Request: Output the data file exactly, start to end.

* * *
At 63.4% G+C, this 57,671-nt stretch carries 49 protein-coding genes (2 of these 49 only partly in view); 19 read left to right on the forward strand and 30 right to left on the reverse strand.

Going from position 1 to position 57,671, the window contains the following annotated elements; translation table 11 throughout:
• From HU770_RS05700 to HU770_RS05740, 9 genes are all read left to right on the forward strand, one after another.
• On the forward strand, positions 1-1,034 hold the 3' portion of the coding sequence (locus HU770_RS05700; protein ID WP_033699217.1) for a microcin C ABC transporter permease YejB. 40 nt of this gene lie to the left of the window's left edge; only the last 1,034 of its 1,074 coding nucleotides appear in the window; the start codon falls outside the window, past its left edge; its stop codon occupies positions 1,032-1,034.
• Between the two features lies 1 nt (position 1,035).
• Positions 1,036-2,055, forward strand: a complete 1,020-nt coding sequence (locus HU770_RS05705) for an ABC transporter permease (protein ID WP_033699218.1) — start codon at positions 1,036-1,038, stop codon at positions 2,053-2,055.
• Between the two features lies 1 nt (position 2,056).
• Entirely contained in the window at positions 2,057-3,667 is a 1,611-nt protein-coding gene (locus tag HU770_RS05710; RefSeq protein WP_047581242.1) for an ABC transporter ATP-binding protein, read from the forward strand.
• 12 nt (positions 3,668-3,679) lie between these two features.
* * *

At 63.4% G+C, this 57,671-nt stretch carries 49 protein-coding genes (2 of these 49 only partly in view); 19 read left to right on the forward strand and 30 right to left on the reverse strand.

Going from position 1 to position 57,671, the window contains the following annotated elements; translation table 11 throughout:
• From HU770_RS05700 to HU770_RS05740, 9 genes are all read left to right on the forward strand, one after another.
• On the forward strand, positions 1-1,034 hold the 3' portion of the coding sequence (locus HU770_RS05700; protein ID WP_033699217.1) for a microcin C ABC transporter permease YejB. 40 nt of this gene lie to the left of the window's left edge; only the last 1,034 of its 1,074 coding nucleotides appear in the window; the start codon falls outside the window, past its left edge; its stop codon occupies positions 1,032-1,034.
• Between the two features lies 1 nt (position 1,035).
• Positions 1,036-2,055, forward strand: a complete 1,020-nt coding sequence (locus HU770_RS05705) for an ABC transporter permease (protein ID WP_033699218.1) — start codon at positions 1,036-1,038, stop codon at positions 2,053-2,055.
• Between the two features lies 1 nt (position 2,056).
• Entirely contained in the window at positions 2,057-3,667 is a 1,611-nt protein-coding gene (locus tag HU770_RS05710; RefSeq protein WP_047581242.1) for an ABC transporter ATP-binding protein, read from the forward strand.
• 12 nt (positions 3,668-3,679) lie between these two features.